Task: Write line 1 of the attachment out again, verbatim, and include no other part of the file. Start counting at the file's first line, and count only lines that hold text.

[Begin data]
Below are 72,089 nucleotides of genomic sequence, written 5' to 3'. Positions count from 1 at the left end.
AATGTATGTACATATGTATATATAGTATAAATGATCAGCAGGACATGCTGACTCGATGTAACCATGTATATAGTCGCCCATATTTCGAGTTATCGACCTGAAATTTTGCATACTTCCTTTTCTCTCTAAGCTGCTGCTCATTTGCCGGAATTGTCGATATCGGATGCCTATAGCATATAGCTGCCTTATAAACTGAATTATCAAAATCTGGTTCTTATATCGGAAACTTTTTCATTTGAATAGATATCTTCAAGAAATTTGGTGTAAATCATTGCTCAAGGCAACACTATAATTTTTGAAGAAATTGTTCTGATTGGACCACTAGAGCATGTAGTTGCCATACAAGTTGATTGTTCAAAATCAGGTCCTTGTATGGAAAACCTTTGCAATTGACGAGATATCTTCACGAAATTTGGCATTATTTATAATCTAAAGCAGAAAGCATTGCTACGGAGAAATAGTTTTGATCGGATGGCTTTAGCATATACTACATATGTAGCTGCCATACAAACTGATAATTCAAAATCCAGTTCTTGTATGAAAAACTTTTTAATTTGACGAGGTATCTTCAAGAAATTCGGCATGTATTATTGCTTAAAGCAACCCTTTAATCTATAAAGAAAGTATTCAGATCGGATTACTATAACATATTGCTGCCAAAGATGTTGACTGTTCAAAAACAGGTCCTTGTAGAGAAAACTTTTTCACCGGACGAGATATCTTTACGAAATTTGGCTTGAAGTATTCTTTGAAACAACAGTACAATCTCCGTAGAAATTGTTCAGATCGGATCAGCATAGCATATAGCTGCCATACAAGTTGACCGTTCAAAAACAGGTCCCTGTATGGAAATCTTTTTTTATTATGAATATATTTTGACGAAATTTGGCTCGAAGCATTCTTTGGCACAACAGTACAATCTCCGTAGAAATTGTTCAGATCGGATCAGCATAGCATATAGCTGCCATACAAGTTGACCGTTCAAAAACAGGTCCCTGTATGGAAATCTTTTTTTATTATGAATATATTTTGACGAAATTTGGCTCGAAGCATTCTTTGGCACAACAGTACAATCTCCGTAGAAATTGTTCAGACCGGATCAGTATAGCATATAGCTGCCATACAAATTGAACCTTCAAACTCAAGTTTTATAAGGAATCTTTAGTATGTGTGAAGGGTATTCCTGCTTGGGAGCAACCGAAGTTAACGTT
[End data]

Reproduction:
Below are 72,089 nucleotides of genomic sequence, written 5' to 3'. Positions count from 1 at the left end.